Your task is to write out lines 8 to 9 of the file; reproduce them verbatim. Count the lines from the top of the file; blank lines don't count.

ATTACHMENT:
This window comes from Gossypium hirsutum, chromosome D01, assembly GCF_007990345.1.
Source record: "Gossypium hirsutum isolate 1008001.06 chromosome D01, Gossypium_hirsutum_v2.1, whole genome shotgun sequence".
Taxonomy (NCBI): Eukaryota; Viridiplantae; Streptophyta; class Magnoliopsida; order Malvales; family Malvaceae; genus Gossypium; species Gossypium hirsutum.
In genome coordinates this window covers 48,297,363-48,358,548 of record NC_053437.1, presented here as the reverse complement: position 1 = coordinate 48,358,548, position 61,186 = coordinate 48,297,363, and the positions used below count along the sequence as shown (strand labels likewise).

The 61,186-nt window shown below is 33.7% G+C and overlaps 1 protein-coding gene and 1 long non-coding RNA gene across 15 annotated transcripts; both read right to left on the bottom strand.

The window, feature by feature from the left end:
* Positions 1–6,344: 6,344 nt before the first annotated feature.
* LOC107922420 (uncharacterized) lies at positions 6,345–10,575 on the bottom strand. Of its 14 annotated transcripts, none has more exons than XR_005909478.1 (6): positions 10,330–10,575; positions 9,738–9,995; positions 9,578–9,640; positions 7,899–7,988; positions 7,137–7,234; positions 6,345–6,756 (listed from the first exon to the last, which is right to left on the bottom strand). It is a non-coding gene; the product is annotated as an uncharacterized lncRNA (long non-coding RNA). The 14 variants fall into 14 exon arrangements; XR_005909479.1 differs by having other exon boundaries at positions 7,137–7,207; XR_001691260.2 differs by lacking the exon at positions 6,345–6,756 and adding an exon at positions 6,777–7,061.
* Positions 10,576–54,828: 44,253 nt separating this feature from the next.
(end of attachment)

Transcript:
* LOC107922420 (uncharacterized) lies at positions 6,345–10,575 on the bottom strand. Of its 14 annotated transcripts, none has more exons than XR_005909478.1 (6): positions 10,330–10,575; positions 9,738–9,995; positions 9,578–9,640; positions 7,899–7,988; positions 7,137–7,234; positions 6,345–6,756 (listed from the first exon to the last, which is right to left on the bottom strand). It is a non-coding gene; the product is annotated as an uncharacterized lncRNA (long non-coding RNA). The 14 variants fall into 14 exon arrangements; XR_005909479.1 differs by having other exon boundaries at positions 7,137–7,207; XR_001691260.2 differs by lacking the exon at positions 6,345–6,756 and adding an exon at positions 6,777–7,061.
* Positions 10,576–54,828: 44,253 nt separating this feature from the next.